The link to the University of Texas’s (Austin) Secrets of the West Antarctic Ice Sheet is still good. This symposium can be viewed on the web. The British Antarctic Survey does a presentation that discusses the role of increased current velocity on the melting of ice shelf bases. They note that it is increased wind speed, driving ocean currents that are causing the increase in shelf base melt. I guess that the wind increase is a result of the ozone hole versus global warming. But, global warming should more than take up the slack as the hole begins to close in 30 or so years.
I enjoy your grammar as it reminds me fondly of my father in law’s speech (Peruvian).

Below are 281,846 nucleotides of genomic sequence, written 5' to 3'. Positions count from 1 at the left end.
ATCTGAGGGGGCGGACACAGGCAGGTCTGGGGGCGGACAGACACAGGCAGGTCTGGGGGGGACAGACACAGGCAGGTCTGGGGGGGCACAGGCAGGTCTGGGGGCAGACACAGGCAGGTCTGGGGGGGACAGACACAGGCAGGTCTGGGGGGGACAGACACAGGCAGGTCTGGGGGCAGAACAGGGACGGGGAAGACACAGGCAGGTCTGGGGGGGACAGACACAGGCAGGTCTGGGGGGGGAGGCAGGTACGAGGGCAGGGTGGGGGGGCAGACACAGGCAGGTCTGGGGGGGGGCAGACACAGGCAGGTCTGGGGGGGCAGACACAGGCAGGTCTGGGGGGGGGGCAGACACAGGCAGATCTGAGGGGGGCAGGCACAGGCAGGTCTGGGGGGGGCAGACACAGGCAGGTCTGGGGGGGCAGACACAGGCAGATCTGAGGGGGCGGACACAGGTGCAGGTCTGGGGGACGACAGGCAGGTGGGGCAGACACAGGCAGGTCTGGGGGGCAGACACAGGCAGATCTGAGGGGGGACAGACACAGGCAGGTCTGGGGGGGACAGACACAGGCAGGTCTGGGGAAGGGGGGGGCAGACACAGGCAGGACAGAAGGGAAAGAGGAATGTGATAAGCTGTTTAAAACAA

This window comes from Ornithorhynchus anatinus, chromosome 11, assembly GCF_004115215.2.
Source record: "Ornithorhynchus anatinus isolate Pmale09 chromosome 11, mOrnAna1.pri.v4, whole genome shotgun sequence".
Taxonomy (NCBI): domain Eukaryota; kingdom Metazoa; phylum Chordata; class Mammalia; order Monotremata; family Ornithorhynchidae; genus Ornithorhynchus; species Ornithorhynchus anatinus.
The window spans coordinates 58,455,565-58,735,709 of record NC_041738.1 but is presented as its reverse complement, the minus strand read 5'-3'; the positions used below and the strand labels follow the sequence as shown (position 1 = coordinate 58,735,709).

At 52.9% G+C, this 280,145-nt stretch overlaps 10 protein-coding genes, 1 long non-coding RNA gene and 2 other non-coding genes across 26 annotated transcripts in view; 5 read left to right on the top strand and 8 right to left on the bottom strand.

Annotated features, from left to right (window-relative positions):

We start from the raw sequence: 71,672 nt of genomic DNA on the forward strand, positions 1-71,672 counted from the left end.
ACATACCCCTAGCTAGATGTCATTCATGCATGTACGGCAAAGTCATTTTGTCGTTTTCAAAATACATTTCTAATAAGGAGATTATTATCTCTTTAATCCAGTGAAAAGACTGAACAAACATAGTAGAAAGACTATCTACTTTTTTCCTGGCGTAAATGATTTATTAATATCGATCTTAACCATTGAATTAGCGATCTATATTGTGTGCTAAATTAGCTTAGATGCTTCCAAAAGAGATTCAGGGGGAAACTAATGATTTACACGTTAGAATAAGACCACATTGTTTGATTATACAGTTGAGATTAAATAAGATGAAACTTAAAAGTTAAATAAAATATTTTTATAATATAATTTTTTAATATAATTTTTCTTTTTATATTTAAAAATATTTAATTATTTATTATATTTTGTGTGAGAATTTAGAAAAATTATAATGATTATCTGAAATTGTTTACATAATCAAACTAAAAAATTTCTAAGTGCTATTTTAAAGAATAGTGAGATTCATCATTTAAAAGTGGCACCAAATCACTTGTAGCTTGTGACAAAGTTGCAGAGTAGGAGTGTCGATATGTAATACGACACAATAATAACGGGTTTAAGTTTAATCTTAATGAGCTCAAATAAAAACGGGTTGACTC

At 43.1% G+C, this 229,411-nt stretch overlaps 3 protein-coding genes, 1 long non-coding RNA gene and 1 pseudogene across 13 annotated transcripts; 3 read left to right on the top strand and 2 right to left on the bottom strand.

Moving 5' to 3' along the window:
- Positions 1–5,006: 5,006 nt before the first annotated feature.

Alan Millar says
“Any glacial experts out there care to total up this energy absorbed (terawatts/year) and relate it to what the earths’ temp. would be without this cooling provided by melting ice?”
What you should really be asking, given that sea ice coverage has been growing globally, is how much cooler the global temperatures would be without this effect of latent heat being introduced into the environment as H2O moves to a more ordered state ie ice.
Richard Pauli says
Nice summary syntax.
May we conclude that possibly the Arctic could be free of shelves and platforms this summer? I heard the year 2013 predicted. And surely that does not mean floating ice free, but rather just sheets and platforms of a certain size. How will that remaining ice be counted?
Ike Solem says
“Significant decreases in SH sea ice are not expected yet – but I haven’t examined the ensemble of model runs to see what their variability is like in SH sea ice. – gavin”